So if I were Bob’s Red Mill, the very first thing I would demand is for the plaintiff to produce in Court every single bag from every oat product bought, so that the Court could see whether the plaintiff(s) had bought the CONVENTIONAL product or the ORGANIC product. Because if the plaintiff(s) had bought the CONVENTIONAL product, then they have zero reason to expect no glyphosate in their CONVENTIONAL oat product. If plaintiff(s) is/are too illiterate or lazy to be keeping up with the literature on use of glyphosate as a dessicant on CONVENTIONAL oats, that is NOT Bob’s Red Mill’s fault or problem.

              Further, I note the following formulation showing up a couple of times in the Document, and I will copy-paste the instances of that formulation. (Citing the exact location of each instance said formulation would make this comment even more unwieldy than the nature of the subject already compels it to be. I assure the reader these examples really exist in the Document. Seek if thou wishest, and ye shall find.)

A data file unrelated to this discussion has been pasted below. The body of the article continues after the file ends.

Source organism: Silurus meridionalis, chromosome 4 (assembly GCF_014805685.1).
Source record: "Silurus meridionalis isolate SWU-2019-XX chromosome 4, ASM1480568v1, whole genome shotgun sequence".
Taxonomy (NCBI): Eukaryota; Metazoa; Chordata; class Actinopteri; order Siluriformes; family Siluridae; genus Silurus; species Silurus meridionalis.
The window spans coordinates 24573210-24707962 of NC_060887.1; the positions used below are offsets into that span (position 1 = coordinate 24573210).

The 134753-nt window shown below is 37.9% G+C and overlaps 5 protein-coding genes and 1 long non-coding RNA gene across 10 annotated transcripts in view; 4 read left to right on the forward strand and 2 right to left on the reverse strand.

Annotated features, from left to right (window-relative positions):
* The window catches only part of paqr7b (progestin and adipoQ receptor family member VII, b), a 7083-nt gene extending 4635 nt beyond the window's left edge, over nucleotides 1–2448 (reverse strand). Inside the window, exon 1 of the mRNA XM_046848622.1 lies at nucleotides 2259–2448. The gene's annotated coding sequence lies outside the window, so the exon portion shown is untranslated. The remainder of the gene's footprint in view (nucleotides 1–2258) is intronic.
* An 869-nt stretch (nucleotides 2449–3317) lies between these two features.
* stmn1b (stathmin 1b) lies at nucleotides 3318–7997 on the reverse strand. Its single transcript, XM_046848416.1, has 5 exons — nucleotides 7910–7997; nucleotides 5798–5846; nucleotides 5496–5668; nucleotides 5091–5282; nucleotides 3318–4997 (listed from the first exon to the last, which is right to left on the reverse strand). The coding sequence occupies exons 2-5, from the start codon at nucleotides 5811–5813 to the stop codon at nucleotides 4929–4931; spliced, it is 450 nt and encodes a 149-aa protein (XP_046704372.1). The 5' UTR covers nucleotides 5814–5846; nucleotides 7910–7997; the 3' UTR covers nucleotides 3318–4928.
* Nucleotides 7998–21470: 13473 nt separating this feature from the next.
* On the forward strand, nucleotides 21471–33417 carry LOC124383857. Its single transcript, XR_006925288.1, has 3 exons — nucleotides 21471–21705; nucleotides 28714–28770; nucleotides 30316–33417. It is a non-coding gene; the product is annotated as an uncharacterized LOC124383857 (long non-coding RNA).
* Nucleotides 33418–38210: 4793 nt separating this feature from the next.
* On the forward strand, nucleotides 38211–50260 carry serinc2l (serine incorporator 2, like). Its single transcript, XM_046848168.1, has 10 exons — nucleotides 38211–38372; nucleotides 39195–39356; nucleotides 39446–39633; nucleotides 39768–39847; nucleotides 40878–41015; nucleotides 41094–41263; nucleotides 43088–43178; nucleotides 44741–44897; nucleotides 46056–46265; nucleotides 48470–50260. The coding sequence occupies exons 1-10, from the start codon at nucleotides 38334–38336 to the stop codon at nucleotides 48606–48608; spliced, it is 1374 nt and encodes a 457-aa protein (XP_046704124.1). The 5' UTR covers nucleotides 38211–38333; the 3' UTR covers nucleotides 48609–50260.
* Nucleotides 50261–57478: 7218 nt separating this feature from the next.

“8. Even though Defendant knew that the Products contain the probable
              carcinogen glyphosate or, at a minimum, that it could not guarantee the Products
              did not contain glyphosate given its wide use as a pesticide, Defendant does not disclose . . . ”

              “In fact, nowhere on its Product
              packages – inside or out – does Defendant disclose that the Products contain or
              likely contain glyphosate, such that Defendant’s Product healthy attribute representations are misleading half truths.”

              “9. As the manufacturer and distributor of the Products, Defendant knew
              that the Products contained or likely contained glyphosate.”

              “Because Defendant had knowledge that the Products contain or likely contain
              glyphosate, and Plaintiffs and consumers did not . . .”

              “. . . failing to disclose that the Products contain or likely contain glyphosate, . . ”

              and etc. and etc. and etc.